5 Reasons to Like CMS's "Data Marketplace" Initiative
Dear Healthspottrs, If you’re like me, by now you gloss over the frequent missives from HHS and CMS. It's not that I don’t care, it’s just that keepingup with all the announcements, modifications and new initiatives is a fulltime job. It means overtime if I really want to understand them. So it is with rare enthusiasm that I ask you to support a new idea that CMS will be quietly floating to industry innovators in the coming weeks. If CMS garners enough support from communities like ours, this initiative could present a huge opportunity for healthcare entrepreneurs, particularly those who work in data analytics.
Put succinctly, the initiative seeks to establish a comprehensive and open marketplace for healthcare data, starting with CMS data. Like a lot of federal programs, this one is poorly marketed: CMS is calling it the Knowledge Discovery Infrastructure (KDI), an unfortunately lofty name that only vaguely indicates its mission. The companion slide deck I reviewed is 25 slides too long and only confuses CMS’s message. (All you need is slide 16, shown below.)missives from HHS and CMS. It's not that I don’t care, it’s just that keepingup with all the announcements, modifications and new initiatives is a fulltime job. It means overtime if I really want to understand them. So it is with rare enthusiasm that I ask you to support a new idea that CMS will be quietly floating to industry innovators in the coming weeks. If CMS garners enough support from communities like ours, this initiative could present a huge opportunity for healthcare entrepreneurs, particularly those who work in data analytics.
But Healthspottr recently took a call with CMS’s Vish Sankaran, a chief architect behind KDI and a special advisor to Acting Administrator Marilyn Tavenner. Turns out Sankaran is a patient man with a mind for the private market. So, after some translating, we’ve broken down the significance of KDI into a few bullet points.
5 Reasons To Support KDI:
- KDI reforms the way CMS contracts with its data analytics vendors. Traditionally, when CMS needs a set of its data analyzed (e.g. to discover claims fraud), it puts the task “to bid” through a system that serves a small universe of analytics companies with longstanding relationships to CMS. KDI replaces this closed, legacy system with an open system that invites hundreds or even thousands of additional and new analytics vendors to bid on such projects.KDI reforms the way CMS contracts with its data analytics vendors.
- KDI also establishes a Web-based marketplace, or platform, where all vendors may openly bid on CMS data projects, infusing the process with competition on everything from the project term to price.
- KDI requires CMS to restructure its data stores. Today CMS data are structured by a multitude of standards and formats. (Read: there are no standards.) But for a Web-based marketplace to be of any use, it is not enough for vendors to have access to the CMS data; they must also be able to understand and code for the data. Right now “fewer than 100 people know how to access and use CMS data,” Sankaran told Healthspottr, and they are the very same privileged vendors who’ve been participating in CMS’s legacy contracting system as noted above. (We might call them Beltway Bandits.) To support the new open marketplace, KDI requires CMS to restructure its data into a smaller subset of established standards, and then organize it in such a way that any new vendor can easily use the data. (Think of this step as reducing the number of languages in a marketplace from 1,000 to 10.)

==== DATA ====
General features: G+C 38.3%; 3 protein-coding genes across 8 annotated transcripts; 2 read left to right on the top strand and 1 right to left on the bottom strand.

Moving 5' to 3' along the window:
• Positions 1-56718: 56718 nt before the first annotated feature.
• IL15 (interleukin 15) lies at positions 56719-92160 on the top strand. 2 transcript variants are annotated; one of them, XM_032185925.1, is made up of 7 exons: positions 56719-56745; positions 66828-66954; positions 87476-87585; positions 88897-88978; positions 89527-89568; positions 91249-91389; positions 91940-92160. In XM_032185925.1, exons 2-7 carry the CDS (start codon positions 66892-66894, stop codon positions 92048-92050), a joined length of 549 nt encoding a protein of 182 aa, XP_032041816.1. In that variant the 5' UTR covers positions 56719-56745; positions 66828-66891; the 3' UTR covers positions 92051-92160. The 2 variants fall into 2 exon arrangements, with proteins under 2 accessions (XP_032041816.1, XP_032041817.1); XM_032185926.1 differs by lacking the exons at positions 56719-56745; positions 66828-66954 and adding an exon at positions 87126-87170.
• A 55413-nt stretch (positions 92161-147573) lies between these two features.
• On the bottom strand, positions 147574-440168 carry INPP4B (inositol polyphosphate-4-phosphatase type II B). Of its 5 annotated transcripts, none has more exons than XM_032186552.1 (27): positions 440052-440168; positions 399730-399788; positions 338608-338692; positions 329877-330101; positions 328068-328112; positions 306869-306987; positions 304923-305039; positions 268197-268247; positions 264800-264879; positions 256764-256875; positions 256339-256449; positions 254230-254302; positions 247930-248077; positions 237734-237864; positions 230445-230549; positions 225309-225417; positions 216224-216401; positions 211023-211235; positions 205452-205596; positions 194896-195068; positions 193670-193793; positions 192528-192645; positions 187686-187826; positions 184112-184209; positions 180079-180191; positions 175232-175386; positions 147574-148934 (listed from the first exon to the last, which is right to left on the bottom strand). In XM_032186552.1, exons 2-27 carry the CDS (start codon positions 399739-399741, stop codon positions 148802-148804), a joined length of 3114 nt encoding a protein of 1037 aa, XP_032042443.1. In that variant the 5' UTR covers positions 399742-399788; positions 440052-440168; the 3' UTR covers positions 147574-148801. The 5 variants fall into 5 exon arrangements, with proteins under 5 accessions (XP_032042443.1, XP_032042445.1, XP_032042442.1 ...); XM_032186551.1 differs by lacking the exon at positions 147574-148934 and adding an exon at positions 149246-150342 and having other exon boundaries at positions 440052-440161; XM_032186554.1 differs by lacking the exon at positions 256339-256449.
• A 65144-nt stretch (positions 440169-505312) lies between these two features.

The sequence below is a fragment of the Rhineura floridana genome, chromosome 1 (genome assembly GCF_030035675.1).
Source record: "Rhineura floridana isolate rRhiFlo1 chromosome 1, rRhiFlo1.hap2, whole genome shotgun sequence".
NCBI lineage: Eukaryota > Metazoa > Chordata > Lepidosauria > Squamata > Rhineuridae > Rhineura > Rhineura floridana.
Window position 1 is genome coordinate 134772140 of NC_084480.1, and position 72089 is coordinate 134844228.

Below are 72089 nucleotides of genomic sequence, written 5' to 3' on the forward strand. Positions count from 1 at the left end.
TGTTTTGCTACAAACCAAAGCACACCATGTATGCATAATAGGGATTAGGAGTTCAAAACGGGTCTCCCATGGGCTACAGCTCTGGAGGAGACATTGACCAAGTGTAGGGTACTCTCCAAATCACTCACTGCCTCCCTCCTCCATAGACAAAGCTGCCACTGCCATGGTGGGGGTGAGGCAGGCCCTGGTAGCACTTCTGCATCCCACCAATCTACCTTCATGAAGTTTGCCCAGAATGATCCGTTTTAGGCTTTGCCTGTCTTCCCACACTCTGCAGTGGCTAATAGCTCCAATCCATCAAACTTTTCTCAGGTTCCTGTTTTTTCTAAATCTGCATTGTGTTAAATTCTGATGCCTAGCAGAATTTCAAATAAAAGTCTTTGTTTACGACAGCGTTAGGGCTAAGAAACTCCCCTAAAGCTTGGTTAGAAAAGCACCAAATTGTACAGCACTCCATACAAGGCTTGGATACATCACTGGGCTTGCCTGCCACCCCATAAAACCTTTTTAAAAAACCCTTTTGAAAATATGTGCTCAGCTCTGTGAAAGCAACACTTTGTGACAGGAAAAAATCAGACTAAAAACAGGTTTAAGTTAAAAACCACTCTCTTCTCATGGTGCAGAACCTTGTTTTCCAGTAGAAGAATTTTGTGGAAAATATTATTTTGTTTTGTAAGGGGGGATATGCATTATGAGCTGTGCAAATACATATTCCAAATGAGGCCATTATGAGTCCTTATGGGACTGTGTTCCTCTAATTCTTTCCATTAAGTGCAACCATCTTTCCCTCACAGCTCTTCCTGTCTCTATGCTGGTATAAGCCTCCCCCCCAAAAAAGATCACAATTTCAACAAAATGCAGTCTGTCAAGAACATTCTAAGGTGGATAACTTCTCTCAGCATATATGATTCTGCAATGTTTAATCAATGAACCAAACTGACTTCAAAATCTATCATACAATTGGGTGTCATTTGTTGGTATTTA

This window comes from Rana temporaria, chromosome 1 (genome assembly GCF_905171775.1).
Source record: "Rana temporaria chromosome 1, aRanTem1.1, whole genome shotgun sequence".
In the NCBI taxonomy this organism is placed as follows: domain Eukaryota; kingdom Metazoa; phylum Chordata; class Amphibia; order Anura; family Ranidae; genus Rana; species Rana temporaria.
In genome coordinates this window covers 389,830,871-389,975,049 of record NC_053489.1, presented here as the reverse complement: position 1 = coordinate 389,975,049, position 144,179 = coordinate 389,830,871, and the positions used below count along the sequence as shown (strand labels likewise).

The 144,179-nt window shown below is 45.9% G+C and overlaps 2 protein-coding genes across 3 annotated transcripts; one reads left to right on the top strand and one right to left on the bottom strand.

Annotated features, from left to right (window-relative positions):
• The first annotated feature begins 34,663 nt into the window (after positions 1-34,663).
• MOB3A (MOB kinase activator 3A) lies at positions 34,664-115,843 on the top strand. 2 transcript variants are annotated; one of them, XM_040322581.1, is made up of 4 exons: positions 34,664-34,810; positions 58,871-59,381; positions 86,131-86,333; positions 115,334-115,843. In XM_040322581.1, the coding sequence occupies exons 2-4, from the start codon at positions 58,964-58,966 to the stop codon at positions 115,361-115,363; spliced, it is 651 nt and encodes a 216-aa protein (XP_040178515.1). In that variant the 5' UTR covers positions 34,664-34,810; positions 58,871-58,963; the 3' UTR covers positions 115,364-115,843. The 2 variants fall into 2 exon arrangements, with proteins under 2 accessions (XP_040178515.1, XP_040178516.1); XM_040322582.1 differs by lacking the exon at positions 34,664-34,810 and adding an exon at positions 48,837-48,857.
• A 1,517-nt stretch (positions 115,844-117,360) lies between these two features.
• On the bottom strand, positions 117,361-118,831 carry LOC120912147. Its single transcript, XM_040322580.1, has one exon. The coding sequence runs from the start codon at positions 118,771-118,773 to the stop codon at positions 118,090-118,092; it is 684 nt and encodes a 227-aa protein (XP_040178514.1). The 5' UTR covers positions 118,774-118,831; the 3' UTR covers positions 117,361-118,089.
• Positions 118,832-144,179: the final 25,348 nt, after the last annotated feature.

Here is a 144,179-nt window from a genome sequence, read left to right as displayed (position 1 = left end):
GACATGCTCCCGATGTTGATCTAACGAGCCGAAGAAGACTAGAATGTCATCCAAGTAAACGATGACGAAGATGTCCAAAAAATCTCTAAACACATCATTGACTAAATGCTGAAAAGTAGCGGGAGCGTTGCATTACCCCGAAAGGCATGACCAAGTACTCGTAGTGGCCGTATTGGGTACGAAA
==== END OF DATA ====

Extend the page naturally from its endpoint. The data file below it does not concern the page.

- KDI encourages the private market to restructure its data stores. Private sector provider systems and payers will need to restructure their own data if they, too, want to use the CMS marketplace for data analytics—and if it exists, they’re going to want to use it. This is how KDI can help organize the market for data analytics. (This is a similar concept to establishing standards, the more common tactic of government. But merely organizing the market is faster and more efficient, because it leaves open the opportunity for new and better standards to evolve over time.)
- KDI establishes a framework for value-based purchasing. Once CMS builds a marketplace where data analytics shops openly compete for jobs, customers will begin discriminating on price and quality. This will be new to providers and payers, and especially novel for CMS program administrators. But it also will be habit-forming. Soon enough, all parties will start using data analytics contractors to help them discern which “vendors” in myriad other healthcare service categories (e.g., laboratory testing; ambulatory clinics; in-home care) are delivering high quality work at a reasonable cost.
Despite the muddled pitch, KDI's potential ROI is clear: To CMS, it is the glue that makes bundled payments, ACOs and patient-centered medical homes possible. At a minimum for Healthspottr members—including the care providers whose work ultimately will be measured, as well as the creators, funders and purchasers of data analytics tools—KDI offers a potentially powerful distribution channel to startups in the analytics space. At the maximum, KDI can accelerate the industry’s migration toward value-based purchasing. Either way, supporting KDI is a win-win for Healthspottrs.
If only CMS would rename the darned thing with something more straightforward and catchy, like ... The CMS Data Marketplace perhaps?
Here is a slide that tells the KDI story well: